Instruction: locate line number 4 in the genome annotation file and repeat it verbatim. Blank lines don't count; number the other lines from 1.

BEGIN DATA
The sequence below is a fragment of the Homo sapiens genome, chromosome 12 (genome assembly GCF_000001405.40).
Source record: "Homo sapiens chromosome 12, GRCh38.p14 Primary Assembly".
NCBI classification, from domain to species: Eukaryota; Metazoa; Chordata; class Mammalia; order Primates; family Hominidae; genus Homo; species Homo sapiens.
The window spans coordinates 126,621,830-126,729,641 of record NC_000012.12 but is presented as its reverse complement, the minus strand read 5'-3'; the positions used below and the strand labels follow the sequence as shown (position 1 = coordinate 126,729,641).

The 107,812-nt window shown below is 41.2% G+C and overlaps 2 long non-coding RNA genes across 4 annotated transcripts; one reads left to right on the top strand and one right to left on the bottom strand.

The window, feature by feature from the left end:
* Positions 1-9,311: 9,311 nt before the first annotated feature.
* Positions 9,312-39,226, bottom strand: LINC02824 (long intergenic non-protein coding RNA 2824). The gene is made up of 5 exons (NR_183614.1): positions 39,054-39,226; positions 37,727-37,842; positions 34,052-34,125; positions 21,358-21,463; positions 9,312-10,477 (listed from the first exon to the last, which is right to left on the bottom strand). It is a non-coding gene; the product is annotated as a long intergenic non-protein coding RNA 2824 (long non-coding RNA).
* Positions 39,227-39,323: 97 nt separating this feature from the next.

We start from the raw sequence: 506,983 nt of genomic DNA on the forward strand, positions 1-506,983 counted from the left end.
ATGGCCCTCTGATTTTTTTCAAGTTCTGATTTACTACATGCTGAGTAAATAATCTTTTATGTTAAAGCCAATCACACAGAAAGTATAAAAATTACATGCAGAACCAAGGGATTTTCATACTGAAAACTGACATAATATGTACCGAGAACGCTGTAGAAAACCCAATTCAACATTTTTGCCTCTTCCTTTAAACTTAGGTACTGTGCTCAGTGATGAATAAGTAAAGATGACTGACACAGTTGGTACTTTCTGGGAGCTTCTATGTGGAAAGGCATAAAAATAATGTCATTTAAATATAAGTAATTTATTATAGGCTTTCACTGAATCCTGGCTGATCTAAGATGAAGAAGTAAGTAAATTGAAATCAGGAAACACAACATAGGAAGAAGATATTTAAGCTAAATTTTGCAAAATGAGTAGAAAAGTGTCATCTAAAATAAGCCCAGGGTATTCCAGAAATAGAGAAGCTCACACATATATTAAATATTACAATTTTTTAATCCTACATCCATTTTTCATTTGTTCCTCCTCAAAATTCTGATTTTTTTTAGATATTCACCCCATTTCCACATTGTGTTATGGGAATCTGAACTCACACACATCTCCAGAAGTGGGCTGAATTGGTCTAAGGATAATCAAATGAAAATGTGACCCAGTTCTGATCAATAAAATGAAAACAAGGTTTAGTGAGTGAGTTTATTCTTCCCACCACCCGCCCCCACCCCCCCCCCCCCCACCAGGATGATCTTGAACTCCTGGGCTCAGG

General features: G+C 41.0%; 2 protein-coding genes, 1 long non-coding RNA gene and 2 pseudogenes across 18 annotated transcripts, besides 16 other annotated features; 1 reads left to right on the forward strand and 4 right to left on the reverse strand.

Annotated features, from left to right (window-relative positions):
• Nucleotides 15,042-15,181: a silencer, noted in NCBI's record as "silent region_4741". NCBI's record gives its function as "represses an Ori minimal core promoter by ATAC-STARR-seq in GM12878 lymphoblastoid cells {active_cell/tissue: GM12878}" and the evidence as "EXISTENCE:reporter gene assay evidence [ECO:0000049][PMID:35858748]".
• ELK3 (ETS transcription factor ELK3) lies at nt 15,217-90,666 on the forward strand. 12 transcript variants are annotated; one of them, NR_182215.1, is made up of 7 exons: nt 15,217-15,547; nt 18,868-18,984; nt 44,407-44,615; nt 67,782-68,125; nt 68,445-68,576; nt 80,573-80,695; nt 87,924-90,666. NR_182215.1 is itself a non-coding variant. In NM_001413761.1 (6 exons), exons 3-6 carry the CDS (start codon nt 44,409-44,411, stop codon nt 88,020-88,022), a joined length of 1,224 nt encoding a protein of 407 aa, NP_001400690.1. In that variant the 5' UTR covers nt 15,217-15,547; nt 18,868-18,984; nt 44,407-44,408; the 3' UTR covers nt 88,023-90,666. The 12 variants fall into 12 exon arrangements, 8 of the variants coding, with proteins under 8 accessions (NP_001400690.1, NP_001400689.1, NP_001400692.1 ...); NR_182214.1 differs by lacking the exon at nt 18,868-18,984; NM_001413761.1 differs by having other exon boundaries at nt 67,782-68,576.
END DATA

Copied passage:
The window spans coordinates 126,621,830-126,729,641 of record NC_000012.12 but is presented as its reverse complement, the minus strand read 5'-3'; the positions used below and the strand labels follow the sequence as shown (position 1 = coordinate 126,729,641).